Report on Bay State consultant costs: why so long in coming?
ONE-party government may be costing Massachusetts taxpayers hundreds of millions of dollars a year. That's what the recent critique on consultant contracts really adds up to.
While retiring state auditor John J. Finnegan can hardly be faulted for bringing out a report indicating perhaps widespread management abuses within the commonwealth's executive branch, his holding the criticism until after last month's state election raises serious political questions.
If Gov. Michael S. Dukakis were not a fellow Democrat, would the auditor have brought forth the considerably less-than-flattering document before the Nov. 4 election in which the head of state breezed to reelection?
Nobody was more aware than Mr. Finnegan that release of his findings would hardly help the Dukakis cause and could well have cost the Massachusetts governor a slew of votes. Being the Democratic loyalist that he surely is, the auditor was not about to do something that might displease or alienate members of his party.
If the report was not finished in time for the election, why wasn't it? Surely it must have been obvious to Finnegan months ago that his aides were on to something that the voters of the state should know about when they went to the polls. Thus, as embarrassing as his findings might be to Mr. Dukakis or anyone in or out of state government, the auditor should have speeded up the process.
The report's issuance a month after the election is substantially less impressive than its conclusions, which in fairness to Finnegan, are anything but timid.
This suggests a possible change in the state constitution to provide either for two auditors - one from each party, as in Connecticut - or filling the office with a tenured certified public accountant selected through civil service, without regard to party ties or political popularity. Auditing government accounts is really all the people's business and should not be shaded by partisan considerations.
The state auditor's report on consultants suggests that, as well intentioned as the governor and members of his administration may be, certain job-filling practices smack of patronage.
There is nothing wrong with bringing specialists into state government as consultants, under personal-service contracts, for a limited period. Such temporary workers have been around for a long time and many perform essential services.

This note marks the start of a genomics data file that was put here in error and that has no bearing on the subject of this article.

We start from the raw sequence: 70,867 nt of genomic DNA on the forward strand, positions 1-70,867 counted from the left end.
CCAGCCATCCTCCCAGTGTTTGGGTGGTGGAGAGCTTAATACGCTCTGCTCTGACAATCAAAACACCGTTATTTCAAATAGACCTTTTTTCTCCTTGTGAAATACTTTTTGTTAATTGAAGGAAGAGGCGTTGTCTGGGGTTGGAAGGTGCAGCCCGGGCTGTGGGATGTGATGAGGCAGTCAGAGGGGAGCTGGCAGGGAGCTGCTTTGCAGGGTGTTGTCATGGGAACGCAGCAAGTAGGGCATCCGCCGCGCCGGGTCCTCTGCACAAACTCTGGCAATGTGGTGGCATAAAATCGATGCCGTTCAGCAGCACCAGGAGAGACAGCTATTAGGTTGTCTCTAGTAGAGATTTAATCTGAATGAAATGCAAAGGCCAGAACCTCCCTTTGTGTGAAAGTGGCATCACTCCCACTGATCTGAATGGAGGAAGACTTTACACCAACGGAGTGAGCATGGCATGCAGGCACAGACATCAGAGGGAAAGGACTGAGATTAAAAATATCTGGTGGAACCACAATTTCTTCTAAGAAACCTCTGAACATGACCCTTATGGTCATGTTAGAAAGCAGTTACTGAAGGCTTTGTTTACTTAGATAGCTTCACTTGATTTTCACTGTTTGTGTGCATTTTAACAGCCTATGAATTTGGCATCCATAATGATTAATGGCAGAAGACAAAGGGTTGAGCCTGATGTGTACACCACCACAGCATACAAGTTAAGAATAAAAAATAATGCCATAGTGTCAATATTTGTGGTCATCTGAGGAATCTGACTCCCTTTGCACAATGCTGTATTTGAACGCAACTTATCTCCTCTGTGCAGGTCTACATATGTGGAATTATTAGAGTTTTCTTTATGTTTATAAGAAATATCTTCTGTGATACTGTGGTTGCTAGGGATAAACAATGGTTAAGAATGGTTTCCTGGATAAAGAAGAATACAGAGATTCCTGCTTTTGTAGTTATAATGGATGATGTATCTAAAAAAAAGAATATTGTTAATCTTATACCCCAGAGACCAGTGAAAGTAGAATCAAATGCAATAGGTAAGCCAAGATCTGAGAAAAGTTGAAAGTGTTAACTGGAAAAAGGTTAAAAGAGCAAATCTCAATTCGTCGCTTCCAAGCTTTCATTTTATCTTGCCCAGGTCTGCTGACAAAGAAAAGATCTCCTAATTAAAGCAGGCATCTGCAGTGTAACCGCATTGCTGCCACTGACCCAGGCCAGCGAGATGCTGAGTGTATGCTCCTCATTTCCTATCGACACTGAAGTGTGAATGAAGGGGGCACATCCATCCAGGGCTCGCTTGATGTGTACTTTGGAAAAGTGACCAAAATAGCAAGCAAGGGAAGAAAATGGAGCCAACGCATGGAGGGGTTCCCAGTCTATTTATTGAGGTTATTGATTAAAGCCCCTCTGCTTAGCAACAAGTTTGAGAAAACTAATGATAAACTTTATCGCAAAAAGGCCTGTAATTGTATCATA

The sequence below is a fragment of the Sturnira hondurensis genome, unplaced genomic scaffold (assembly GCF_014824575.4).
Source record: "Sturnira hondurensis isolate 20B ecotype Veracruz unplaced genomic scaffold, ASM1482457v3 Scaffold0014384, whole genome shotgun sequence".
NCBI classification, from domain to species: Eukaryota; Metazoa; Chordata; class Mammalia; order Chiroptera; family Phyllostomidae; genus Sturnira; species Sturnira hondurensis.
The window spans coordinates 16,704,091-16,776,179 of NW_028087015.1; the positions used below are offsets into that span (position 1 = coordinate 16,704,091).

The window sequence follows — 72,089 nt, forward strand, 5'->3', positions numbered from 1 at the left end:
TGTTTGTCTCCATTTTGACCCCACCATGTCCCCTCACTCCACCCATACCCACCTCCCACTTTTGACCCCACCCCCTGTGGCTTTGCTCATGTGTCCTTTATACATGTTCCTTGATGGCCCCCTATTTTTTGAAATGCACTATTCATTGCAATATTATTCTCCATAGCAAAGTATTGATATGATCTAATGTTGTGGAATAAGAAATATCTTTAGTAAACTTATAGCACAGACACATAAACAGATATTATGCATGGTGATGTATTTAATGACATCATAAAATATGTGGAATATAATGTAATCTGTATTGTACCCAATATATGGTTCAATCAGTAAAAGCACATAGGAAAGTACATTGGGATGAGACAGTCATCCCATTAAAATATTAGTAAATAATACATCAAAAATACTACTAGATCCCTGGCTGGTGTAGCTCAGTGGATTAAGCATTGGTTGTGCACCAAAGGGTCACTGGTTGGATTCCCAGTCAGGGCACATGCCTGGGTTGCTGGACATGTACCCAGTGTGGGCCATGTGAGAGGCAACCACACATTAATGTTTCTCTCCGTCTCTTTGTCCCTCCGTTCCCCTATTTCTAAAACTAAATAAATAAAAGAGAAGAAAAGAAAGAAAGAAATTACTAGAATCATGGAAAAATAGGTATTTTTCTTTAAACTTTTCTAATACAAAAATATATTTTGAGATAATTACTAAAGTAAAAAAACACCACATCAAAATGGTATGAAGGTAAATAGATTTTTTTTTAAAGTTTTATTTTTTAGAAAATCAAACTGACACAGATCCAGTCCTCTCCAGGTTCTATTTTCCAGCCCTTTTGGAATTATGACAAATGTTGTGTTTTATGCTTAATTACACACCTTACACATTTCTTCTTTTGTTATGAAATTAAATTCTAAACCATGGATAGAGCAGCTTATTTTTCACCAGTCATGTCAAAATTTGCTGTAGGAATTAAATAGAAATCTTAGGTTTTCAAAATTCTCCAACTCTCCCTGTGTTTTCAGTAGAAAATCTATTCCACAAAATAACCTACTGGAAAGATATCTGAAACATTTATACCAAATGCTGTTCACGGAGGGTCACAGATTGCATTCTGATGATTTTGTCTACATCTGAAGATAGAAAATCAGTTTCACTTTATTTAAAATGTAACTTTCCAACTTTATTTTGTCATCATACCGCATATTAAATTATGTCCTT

But the more than 200 percent increase in consultant costs, from $126 million in 1975 to $384 million, as spotlighted in the Finnegan report, has to be disquieting to those concerned with holding state spending down.
Particularly questionable is the practice of hiring people through personal-services contracts, in what the auditor describes as a ``deliberate dodge'' to avoid adding regular state employees.
If more people are legitimately needed, the governor and his aides should not hesitate to seek authorization for the jobs. As the auditor's report infers, the administration should have been ``forthright in requesting more state employees'' when it could be justified.
While it is uncertain whether any laws have been broken through use of consultant contracts, this surely is a matter that should be looked into. Ordinarily the legislature could be expected to jump in and launch such a probe. It should be noted, however, that state lawmakers have made generous use of consultants. Legislators could hardly criticize the governor, especially a governor from the party of the vast majority of them, for doing something similar to what they do.
For the sake of a more open government, the state's executive and legislative branches should get together to end or radically reduce the use of consultants for jobs that probably should be filled by regular employees.
The extensive use of consultants to perform what in some instances are routine functions could hardly have gone on without the governor's knowledge and approval. And presumably the once sharp critic of patronage saw nothing wrong with it.
The auditor's report, involving a half-dozen separate state agencies, leaves little doubt that abuses uncovered may not be isolated cases. And as the findings suggest, Massachusetts has a state personnel system ``riddled with waste, abuse, and possible fraud.''
Those are serious criticisms and should not be ignored. What might be useful is a special blue-ribbon panel, similar to the one that probed the awarding of state building construction contracts several years ago. That commission's work led to changes in state law that overhauled the process for choosing those who design and build structures for the commonwealth.
Such a panel focusing on practices involving state 03 consulting contracts would help reinforce public confidence in Massachusetts government and quite possibly in its current head of state and his administration.